Coach K worked hard to get the team’s players to buy in and trust him. He had to get the buy in from Kobe Bryant, the most noteworthy player on the team. He also worked to get LeBron James to trust him, as this was before James had won anything of note as a player.
Krzyzewski felt the team’s players had accepted his message and were on board, but things got tested early in the Olympics during a close win over Australia.
Kobe apparently took some bad shots in the second half of the game and didn’t play much team ball. The players recognized Bryant was playing selfishly, and James even made a remark to Coach K that the coach needed to address things.
“Everyone knew it,” says one Team USA staffer. “They know when another player is being selfish. Players can police themselves, but in this instance, as LeBron was coming out of the game, he said to Mike, ‘Yo, Coach, you’d better fix that motherf—–,’ as he walks by. He was talking about Kobe.”
Sure enough, Krzyzewski listened and addressed things with Kobe. He met with Bryant at some point after the game and showed the late Lakers guard some film of the shots Bryant had taken despite having teammates who were open. Bryant accepted the criticism and told Coach K he understood the message and would be better.
It was agreed that everyone — from the coaches to the players — handled things as they should have. And the US ended up redeeming themselves from 2004 by winning gold in 2008.
Photo: Apr 13, 2016; Los Angeles, CA, USA; Los Angeles Lakers forward Kobe Bryant (24) reacts against the Utah Jazz in the first quarter at Staples Center. Bryant concludes his 20-year NBA career tonight. Mandatory Credit: Robert Hanashiro-USA TODAY Sports
Coach K has not emerged from the halftime locker room, and Jon Scheyer is currently speaking to the team from the seat K normally does. K has been attended to by Duke trainers several times already tonight.
Nov 13, 2021; Durham, North Carolina, USA; Duke Blue Devils head coach Mike Krzyzewski calls a timeout during the second half against the Campbell Camels at Cameron Indoor Stadium. Mandatory Credit: Rob Kinnan-USA TODAY Sports
Longtime Duke coach Mike Krzyzewski may have had an even bigger role in choosing his successor than initially believed.
Coach K announced last year that the 2021-22 season would be his final one on the sideline. Jon Scheyer, who won a national championship at Duke as a player and has been on Krzyzewski’s staff since 2014, was quickly approved as Coach K’s replacement. But apparently Scheyer was Coach K’s choice, not the school’s.
In his new book “Coach K: The Rise and Reign of Mike Krzyzewski,” New York Post columnist Ian O’Connor reports that Duke initially offered the job to Harvard head coach Tommy Amaker. Sources told O’Connor that Krzyzewski wanted Scheyer, in part because the 75-year-old believed he would maintain more control over the program in retirement with Scheyer running the show than he would with Amaker. Duke went with Coach K’s choice, which reportedly left Amaker “heartbroken.”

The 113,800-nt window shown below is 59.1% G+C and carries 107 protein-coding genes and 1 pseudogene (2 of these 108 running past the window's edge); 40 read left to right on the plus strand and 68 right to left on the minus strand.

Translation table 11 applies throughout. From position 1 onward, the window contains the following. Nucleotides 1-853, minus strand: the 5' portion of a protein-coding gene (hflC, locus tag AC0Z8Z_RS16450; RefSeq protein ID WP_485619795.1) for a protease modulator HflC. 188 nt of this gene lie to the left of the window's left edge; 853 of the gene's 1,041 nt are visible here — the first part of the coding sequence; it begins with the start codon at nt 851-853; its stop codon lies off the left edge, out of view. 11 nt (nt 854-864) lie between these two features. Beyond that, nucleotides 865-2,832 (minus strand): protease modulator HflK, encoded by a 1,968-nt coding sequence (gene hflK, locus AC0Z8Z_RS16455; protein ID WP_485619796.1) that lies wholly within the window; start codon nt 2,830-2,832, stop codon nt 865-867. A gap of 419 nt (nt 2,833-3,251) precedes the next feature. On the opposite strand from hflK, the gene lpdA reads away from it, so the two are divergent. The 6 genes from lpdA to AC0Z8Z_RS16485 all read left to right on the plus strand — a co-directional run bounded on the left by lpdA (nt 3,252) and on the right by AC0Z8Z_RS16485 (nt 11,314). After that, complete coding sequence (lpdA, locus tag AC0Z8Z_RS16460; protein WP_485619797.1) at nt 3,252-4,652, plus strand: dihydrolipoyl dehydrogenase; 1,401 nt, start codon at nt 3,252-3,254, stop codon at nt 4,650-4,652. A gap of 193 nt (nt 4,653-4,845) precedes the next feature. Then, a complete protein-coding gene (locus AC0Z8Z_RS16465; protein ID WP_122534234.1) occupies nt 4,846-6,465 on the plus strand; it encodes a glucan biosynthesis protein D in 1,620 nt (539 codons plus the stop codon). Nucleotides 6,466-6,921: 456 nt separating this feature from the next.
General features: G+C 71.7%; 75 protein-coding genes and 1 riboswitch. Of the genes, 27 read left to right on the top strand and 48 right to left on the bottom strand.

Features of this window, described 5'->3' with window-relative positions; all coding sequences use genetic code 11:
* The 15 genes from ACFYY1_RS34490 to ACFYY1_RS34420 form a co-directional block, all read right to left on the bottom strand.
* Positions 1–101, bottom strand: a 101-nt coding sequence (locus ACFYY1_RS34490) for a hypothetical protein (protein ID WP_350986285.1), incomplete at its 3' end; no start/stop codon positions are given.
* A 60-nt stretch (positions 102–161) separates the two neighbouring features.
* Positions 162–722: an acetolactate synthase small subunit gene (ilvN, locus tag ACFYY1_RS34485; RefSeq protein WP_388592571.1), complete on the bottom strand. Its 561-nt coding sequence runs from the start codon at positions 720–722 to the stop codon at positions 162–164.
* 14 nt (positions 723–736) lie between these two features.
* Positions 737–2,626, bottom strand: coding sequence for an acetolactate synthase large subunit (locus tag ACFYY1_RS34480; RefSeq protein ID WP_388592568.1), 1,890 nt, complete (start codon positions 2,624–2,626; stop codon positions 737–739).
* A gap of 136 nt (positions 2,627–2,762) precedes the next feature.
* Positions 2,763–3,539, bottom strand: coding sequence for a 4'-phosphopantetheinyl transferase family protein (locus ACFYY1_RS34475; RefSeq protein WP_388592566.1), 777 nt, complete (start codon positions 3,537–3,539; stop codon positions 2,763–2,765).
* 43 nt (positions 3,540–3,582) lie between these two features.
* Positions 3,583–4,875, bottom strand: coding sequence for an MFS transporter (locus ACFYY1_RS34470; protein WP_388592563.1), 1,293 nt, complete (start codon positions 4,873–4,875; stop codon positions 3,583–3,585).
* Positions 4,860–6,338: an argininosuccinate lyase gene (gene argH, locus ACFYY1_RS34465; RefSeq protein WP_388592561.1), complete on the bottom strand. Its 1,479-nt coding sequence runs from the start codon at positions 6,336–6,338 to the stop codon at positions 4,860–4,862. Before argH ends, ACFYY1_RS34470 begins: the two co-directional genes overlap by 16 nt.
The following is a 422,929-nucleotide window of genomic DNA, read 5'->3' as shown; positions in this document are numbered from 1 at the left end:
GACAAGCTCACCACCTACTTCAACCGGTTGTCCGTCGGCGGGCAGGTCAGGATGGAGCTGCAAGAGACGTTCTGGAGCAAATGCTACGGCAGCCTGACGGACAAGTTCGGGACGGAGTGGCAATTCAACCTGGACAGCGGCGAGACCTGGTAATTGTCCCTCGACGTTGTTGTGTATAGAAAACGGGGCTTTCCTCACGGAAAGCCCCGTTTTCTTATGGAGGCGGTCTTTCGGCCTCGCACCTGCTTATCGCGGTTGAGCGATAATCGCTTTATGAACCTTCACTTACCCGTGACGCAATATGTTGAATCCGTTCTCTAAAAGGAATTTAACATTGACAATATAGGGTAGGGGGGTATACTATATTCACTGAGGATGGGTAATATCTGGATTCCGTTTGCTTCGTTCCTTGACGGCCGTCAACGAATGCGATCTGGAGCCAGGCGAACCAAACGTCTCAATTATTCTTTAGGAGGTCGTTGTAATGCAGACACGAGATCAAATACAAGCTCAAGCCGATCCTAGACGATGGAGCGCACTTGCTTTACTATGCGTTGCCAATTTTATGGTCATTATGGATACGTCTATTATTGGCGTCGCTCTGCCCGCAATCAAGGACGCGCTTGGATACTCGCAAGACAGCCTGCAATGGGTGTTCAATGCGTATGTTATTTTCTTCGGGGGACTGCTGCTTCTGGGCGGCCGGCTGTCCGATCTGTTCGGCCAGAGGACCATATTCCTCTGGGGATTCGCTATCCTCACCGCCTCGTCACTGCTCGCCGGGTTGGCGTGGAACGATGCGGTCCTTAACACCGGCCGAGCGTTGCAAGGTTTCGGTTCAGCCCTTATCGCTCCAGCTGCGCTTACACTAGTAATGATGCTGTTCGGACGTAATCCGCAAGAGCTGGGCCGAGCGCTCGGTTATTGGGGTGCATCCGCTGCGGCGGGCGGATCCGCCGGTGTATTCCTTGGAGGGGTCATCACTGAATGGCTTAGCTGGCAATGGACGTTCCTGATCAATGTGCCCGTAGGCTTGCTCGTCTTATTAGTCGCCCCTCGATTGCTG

According to O’Connor, Krzyzewski held a Zoom call with Amaker — another one of his former players and assistants — and delivered the bad news.
“Mike had to explain to Tommy why he couldn’t be the guy,” a Duke source told O’Connor. “He can be Don Corleone when he needs to be.”
Amaker was crushed, which is certainly understandable if Duke had already offered him the job. It’s unclear why Duke would have offered the position to someone without first having Coach K’s stamp of approval.
Amaker has been the head coach at Harvard since 2007. He held the same position at Michigan and Seton Hall prior to that. He has an overall record of 261-146 with five NCAA Tournament appearances with Harvard.
Duke visited North Carolina on Saturday for the last installment of the rivalry where Mike Krzyzewski will be coaching the Blue Devils against the Tar Heels at Chapel Hill.
Would Tar Heels fans give Coach K the kind of respectful sendoff that a man of his accomplishments deserves? Or would they treat him like the bitter rival he is? If you guessed the latter, you would be correct.
Tar Heels students were heard chanting “f— Coach K” when the Duke coach walked onto the floor at the Dean Smith Center. You can hear the chants in the video, but beware of the cursing.
Coach K took issue with what he felt was some trash talk from an opposing player on Tuesday night.
Duke beat Georgia Tech 69-57 at Cameron Indoor Stadium to improve to 12-1. Late in the game, Yellow Jackets leading scorer Michael Devoe gestured towards the Duke bench. Coach K thought Devoe was pointing at him and chased down the Georgia Tech guard.
Devoe told reporters after the game that he was talking to Duke’s bench, not Coach K, and that he explained that to the Duke coach.
Devoe, "I guess (Coach K) took it the wrong way because for some reason, but I have the utmost respect for him. I went and apologized after the game and everything like that, but I don't know which way he took it." Devoe said he said something to their bench not coach K.
Devoe felt Coach K took his message the wrong way.